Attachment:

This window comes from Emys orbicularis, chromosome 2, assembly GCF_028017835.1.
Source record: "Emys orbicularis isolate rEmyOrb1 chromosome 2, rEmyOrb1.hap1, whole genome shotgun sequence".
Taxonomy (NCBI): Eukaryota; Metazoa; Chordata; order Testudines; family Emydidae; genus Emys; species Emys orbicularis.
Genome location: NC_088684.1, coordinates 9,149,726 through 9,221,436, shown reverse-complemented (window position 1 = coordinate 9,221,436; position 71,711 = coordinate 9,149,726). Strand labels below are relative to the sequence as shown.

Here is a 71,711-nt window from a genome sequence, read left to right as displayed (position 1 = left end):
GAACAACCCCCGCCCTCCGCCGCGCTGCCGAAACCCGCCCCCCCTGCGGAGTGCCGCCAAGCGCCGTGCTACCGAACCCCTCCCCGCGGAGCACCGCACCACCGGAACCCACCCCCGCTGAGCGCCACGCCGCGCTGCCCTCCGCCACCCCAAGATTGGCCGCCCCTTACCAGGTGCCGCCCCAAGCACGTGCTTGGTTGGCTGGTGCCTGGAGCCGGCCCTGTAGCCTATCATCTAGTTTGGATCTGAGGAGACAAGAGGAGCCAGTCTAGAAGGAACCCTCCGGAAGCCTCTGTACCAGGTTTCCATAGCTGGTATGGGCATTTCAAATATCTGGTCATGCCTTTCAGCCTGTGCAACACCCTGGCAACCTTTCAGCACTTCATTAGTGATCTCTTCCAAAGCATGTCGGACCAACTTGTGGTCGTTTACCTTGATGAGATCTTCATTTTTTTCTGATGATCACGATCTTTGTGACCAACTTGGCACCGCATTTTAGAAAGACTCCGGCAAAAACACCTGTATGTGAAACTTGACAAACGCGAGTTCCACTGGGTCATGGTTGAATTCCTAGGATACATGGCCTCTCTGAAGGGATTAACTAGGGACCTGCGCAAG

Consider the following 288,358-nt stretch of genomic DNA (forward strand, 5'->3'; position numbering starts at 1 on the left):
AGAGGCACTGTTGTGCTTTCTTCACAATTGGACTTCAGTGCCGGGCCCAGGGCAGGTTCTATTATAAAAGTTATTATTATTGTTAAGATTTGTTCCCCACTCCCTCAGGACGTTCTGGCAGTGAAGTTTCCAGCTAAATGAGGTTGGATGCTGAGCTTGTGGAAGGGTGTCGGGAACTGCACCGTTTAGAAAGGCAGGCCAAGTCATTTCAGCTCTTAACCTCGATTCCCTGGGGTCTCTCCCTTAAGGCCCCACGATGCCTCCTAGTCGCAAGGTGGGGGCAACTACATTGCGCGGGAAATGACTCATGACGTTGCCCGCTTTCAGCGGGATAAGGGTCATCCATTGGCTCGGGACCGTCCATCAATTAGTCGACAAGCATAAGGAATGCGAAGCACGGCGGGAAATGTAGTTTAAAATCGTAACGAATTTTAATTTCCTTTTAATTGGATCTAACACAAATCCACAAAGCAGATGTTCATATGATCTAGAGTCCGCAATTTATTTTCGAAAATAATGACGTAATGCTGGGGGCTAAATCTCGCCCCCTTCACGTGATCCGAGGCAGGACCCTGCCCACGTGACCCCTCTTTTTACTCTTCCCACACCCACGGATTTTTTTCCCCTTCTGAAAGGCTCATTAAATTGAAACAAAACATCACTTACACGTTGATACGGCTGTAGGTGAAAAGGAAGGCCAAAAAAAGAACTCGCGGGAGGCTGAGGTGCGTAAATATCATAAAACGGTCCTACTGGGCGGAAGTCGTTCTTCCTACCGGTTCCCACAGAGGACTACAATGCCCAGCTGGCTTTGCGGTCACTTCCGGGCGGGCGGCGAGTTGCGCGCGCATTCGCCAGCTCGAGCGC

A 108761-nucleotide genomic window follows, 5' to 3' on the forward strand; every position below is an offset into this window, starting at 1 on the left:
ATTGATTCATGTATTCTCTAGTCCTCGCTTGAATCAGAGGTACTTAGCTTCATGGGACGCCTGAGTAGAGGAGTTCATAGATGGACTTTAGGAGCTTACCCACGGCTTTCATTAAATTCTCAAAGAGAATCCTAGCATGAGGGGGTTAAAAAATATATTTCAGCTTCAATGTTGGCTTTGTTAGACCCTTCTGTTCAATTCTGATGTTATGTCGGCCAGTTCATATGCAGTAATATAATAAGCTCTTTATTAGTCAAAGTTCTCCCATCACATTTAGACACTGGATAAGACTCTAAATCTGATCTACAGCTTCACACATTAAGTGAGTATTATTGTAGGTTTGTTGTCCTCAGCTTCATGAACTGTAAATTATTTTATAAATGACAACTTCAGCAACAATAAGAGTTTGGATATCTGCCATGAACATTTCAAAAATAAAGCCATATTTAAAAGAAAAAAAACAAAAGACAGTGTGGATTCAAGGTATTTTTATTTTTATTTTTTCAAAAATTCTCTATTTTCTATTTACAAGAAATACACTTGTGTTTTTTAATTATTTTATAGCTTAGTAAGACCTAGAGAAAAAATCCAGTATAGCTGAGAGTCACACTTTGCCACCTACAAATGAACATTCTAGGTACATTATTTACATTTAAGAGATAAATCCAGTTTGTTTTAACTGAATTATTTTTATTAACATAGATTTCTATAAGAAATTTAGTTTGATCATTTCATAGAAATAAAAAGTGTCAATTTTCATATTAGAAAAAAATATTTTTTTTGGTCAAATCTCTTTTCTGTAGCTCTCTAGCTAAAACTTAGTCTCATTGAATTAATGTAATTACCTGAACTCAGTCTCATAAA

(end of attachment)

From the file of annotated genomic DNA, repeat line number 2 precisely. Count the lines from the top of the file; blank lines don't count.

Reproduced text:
Source record: "Emys orbicularis isolate rEmyOrb1 chromosome 2, rEmyOrb1.hap1, whole genome shotgun sequence".